Valentino Rossi will be anouncing his move to Petronas Yamaha SRT this week at the Catalan Grand Prix. The deal has been very much anticipated after it has been delayed for weeks, after the announcement was expected to be made in the Austrian Grand Prix.

A series of meetings have been going on between Yamaha boss Lin Jarvis, Petronas Yamaha CEO Razlan Razali and Valentino himself in the last couple of weeks trying to get to an agreement on the deal, but finally the deal has been confirmed and it will be announced on Thursday at the Barcelona circuit.

The final details of the contract were being put in place last week as the MotoGP events took place at the Misano Circuit for the San Marino and Emilio Romagna MotoGP. With Rossi being in his homeground and the other parties being at the same venue, it was easier to have face-to-face talks as Razlan Razali confirmed on social media.

Valentino Rossi signed a year-long contract for 2021 with the Yamaha satellite team which is based in Malaysia. The contract does not last for just one year as there are speculations that Rossi may be looking for retirement, but because all the contracts will be coming to an end for the satellite team as they will be preparing for reorganisation for the 2022 MotoGP season.

Valentino Rossi on Yamaha Factory Racing YZR-M1

The deeper details of the contract are yet to be known, with the specification of his new bike and how much of his current crew will be joining him at Petronas SRT Yamaha which have seemed to be very difficult to come up with an agreement in the talks.

On the other hand, some of Fabio Quartararo’s crew are looking forward to move with him from Petronas Yamaha to Factory Yamaha, and some of the straight personnel swap has been put in place to ease the transition between the two teams for the two riders. This could in turn open the door for the long waited VR46 Yamaha MotoGP team to join the grid for 2022.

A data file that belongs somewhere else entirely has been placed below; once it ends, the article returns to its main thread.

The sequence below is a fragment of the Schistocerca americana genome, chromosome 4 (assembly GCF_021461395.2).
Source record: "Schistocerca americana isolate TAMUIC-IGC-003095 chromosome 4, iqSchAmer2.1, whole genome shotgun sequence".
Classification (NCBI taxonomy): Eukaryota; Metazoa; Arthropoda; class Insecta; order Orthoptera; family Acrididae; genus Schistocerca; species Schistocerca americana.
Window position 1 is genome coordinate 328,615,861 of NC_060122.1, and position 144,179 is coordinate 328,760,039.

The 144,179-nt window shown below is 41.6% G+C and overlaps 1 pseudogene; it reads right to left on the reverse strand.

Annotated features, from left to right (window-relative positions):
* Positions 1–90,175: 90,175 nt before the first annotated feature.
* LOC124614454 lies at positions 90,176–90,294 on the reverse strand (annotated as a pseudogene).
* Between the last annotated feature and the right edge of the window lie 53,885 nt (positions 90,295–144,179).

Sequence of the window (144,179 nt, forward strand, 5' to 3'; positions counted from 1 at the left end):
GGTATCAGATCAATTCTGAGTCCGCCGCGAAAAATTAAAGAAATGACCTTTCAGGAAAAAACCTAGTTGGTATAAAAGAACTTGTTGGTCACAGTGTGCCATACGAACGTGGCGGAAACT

That’s an idea reinforced by rumours that the Petronas SRT squad is unhappy with its current status as a Yamaha client team while many of its independent rivals are becoming an increasingly key part of their respective factory set-ups.

Current Petronas Yamaha SRT riders Fabio Quartararo and Franco Morbidelli

It’s not the first time a Yamaha satellite team has felt that way. Tech3 boss Herve Poncharal admitted in an exclusive interview after his team’s first win with KTM at the Styrian Grand Prix that he’d wanted more from Yamaha.

Having moved to KTM in search of a closer factory relationship, he admitted that he thought Yamaha was moving in that direction with Petronas – but it seems according to The Race’s sources within the team that progress has been more limited than it appears from the outside.

“When we were with Yamaha it was coming, they were starting to understand,” said Poncharal.

“You always feel a little like you’re a weight on your factory – ‘oh we’re concentrating on the top guys, leave us alone, but they realised when I left them that they lost something they needed.”

“Of course, Razlan stepped in and they did very well. He’s got the support of a huge sponsor, they picked up the right riders, and if you went to Yamaha now and told them that an independent team is a weight, they would disagree.”

Should Petronas SRT decide to look elsewhere, there is a strong option available for it in the shape of Suzuki. Having admitted that it’s all but necessary to have a satellite squad for 2022 in order to further speed its rapid development, Suzuki has also hinted that its plan would be to field four identical machines instead of two different specifications as Yamaha currently does.

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